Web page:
Shoppers, retailers play holiday roulette

Buyers procrastinate, some await better sales


The holiday promotions start ever earlier in the season - and people keep shopping ever later.

As of Sunday, seven days before Christmas and the start of Hanukkah, only 26 percent of households had finished their holiday shopping, down from 31 percent at the same time last year, according to a consumer survey by the International Council of Shopping Centers. A similar study by America's Research Group, a Charleston, S.C., company that follows consumer behavior, found that 34.7 percent of shoppers had finished their shopping a week early, compared with 42 percent last year.

And another survey, conducted for the National Retail Federation, found last weekend that 17.9 percent of men and 12.5 percent of women hadn't even started.

People used to shop consistently throughout the season. But in recent years, consumers stoked by marketing that begins as the leaves turn color have turned out in droves for specials on "Black Friday," the day after Thanksgiving. Then things taper off until a second mad rush the week - even more so, the weekend - before Christmas.

"Consumers are out in throngs looking for those bargains at the very beginning and the very end," said Michael P. Niemira, chief economist and lead researcher for the International Council of Shopping Centers. "That has been an evolving pattern that has become very problematic for the industry. You're so dependent on specific days or events, and you don't have a steady stream of buying."

Those who follow the industry offer a mix of explanations for the pattern, including procrastination and retailers conditioning shoppers to expect more bargains the longer they hold out. This year, experts add jitters about gas and home heating prices, and a late start to colder weather, which hurt sales of outerwear.

Leah McCann, a freshman at Salisbury University, said she has two words to describe why she waits late to shop: "Better sales," she said while picking up gifts Wednesday at Owings Mills Mall. She also said she has more time after final exams.

"I work better under pressure," said the 18-year-old, who lives in Hampstead.

Whatever the reasons, this pattern has put retailers in a predicament, more dependent on a smaller window of time to make or break their businesses for the year. A snowstorm the week before Christmas and sales are blown. In New York City, the strike by transit workers this week is expected to be a major loss to retailers who couldn't get shoppers or employees to their stores.

Retailers are forced to play a waiting game, wondering whether consumers are waiting until the final days or deciding not to spend more. Most local malls and many chains such as Hecht's and Macy's will stay open until 11 p.m. or midnight today to try to lure them in.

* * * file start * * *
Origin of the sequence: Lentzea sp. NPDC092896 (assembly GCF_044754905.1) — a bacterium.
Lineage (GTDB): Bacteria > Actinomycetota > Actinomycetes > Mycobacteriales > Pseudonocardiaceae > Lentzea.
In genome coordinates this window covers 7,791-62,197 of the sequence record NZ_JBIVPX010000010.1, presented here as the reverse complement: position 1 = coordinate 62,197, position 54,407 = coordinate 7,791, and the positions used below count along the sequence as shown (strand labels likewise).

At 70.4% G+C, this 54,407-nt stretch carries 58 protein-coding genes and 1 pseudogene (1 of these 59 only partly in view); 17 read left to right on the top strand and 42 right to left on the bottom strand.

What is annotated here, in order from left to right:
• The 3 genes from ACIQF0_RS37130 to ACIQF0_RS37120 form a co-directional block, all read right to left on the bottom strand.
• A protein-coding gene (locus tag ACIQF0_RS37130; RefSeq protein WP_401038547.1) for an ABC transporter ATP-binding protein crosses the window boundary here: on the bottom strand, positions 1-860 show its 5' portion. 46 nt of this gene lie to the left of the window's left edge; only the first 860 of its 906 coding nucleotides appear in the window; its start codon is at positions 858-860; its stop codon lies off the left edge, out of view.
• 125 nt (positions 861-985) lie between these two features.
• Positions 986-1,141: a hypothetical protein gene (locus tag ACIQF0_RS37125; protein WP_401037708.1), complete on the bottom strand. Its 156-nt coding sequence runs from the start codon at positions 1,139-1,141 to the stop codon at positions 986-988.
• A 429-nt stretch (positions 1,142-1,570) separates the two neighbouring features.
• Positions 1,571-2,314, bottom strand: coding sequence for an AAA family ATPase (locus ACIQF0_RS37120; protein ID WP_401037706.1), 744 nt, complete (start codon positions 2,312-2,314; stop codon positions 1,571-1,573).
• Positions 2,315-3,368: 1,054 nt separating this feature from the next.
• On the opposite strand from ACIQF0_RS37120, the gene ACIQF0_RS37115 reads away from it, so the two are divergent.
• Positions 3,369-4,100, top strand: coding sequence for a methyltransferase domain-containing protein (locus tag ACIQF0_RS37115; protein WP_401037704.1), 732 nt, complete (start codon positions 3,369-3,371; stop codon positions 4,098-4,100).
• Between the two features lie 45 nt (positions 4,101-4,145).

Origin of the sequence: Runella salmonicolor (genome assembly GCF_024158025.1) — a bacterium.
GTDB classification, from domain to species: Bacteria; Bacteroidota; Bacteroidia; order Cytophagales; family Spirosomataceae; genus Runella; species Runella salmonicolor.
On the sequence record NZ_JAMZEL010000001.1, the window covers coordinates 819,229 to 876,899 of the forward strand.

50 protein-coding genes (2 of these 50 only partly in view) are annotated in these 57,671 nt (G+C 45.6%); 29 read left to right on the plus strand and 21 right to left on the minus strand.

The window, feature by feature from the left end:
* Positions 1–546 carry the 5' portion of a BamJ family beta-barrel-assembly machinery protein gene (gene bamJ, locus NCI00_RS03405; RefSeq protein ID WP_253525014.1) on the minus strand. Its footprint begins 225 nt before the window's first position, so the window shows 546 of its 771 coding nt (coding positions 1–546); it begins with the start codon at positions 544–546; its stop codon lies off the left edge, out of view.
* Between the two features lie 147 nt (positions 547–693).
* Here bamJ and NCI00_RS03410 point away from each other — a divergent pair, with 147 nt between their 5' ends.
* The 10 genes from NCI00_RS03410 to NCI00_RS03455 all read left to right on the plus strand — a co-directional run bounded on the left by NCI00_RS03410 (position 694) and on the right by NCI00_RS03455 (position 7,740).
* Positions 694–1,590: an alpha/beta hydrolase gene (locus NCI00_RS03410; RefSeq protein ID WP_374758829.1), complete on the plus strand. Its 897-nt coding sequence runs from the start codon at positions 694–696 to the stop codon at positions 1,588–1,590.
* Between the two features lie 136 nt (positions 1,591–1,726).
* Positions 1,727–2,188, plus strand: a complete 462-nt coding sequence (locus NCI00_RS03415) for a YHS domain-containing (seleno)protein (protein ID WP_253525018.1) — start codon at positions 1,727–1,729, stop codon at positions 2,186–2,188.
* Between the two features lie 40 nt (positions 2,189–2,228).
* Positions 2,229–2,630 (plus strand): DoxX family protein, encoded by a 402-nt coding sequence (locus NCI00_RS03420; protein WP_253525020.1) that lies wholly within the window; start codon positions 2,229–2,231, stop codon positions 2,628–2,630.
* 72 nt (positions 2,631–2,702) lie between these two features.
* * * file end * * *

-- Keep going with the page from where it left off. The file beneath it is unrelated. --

Part of the delay of the season follows a trend of consumers buying items closer to when they need them. They buy coats when it's cold, not weeks before. Back-to-school shopping once peaked in August, before classes started; in recent years, retailers find themselves waiting well into October to assess back-to-school sales because kids are waiting to see what their peers are wearing.

Unwittingly, retailers may have helped create the pattern of last-minute buying by conditioning shoppers to expect sales. Wal-Mart and other retailers have tried to resist - and suffered disappointing sales when they didn't offer hefty markdowns. After being undercut by some competitors the day after Thanksgiving last year, Wal-Mart launched an aggressive marketing campaign and slashed prices on coveted items to win back shoppers.

This year, retailers tried to spread their bargains throughout the season, promoting them heavily in newspapers, through e-mail and on television. Early bird specials once reserved for the day after Thanksgiving have been offered throughout the season by retailers such as J.C. Penney.

But early evidence has shown that it might not be working for everybody. Overall sales for the week ending Nov. 26, which included Black Friday, were 5.1 percent higher than for the same weekend last year, according to the ICSC. But sales the following week fell 3.1 percent from Black Friday week.

"We've been very aggressive in a number of ways from the beginning, and we will continue to be aggressive," said Marty Heires, a spokesman for Wal-Mart. "The final week has been important for a long time. You get some initial excitement early in the season, but let's face it, a lot of us are procrastinators."

Even with all the bargains, the holiday shopping season is shaping up as mediocre at best, according to many analysts. ICSC predicts a 3 percent to 3.5 percent increase. The National Retail Federation expects a 6 percent increase.

Continued growth in online shopping and gift-card giving may also be affecting the rushes at the beginning and end of the season. Shoppers at Owings Mills said they placed orders early on the Internet to beat shipping deadlines, then picked up other items in the past week.

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